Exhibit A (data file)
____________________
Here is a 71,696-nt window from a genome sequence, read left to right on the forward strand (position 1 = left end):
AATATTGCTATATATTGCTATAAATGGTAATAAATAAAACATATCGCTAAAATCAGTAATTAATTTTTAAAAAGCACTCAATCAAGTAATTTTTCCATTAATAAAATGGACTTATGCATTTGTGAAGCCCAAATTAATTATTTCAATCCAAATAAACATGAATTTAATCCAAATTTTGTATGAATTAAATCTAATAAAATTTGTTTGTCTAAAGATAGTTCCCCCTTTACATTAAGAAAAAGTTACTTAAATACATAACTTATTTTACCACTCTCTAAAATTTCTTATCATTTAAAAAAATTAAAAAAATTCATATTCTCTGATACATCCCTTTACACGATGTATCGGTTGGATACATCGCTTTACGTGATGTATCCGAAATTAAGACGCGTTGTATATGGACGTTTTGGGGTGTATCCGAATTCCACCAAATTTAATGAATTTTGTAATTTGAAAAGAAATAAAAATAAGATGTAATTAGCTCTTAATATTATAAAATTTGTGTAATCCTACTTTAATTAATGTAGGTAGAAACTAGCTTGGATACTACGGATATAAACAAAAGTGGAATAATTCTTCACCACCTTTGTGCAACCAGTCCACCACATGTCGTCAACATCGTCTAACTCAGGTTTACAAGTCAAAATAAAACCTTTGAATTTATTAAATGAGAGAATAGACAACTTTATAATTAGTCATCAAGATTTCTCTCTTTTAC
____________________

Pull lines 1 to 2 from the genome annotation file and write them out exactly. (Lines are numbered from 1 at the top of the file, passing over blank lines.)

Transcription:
Here is a 71,696-nt window from a genome sequence, read left to right on the forward strand (position 1 = left end):
AATATTGCTATATATTGCTATAAATGGTAATAAATAAAACATATCGCTAAAATCAGTAATTAATTTTTAAAAAGCACTCAATCAAGTAATTTTTCCATTAATAAAATGGACTTATGCATTTGTGAAGCCCAAATTAATTATTTCAATCCAAATAAACATGAATTTAATCCAAATTTTGTATGAATTAAATCTAATAAAATTTGTTTGTCTAAAGATAGTTCCCCCTTTACATTAAGAAAAAGTTACTTAAATACATAACTTATTTTACCACTCTCTAAAATTTCTTATCATTTAAAAAAATTAAAAAAATTCATATTCTCTGATACATCCCTTTACACGATGTATCGGTTGGATACATCGCTTTACGTGATGTATCCGAAATTAAGACGCGTTGTATATGGACGTTTTGGGGTGTATCCGAATTCCACCAAATTTAATGAATTTTGTAATTTGAAAAGAAATAAAAATAAGATGTAATTAGCTCTTAATATTATAAAATTTGTGTAATCCTACTTTAATTAATGTAGGTAGAAACTAGCTTGGATACTACGGATATAAACAAAAGTGGAATAATTCTTCACCACCTTTGTGCAACCAGTCCACCACATGTCGTCAACATCGTCTAACTCAGGTTTACAAGTCAAAATAAAACCTTTGAATTTATTAAATGAGAGAATAGACAACTTTATAATTAGTCATCAAGATTTCTCTCTTTTAC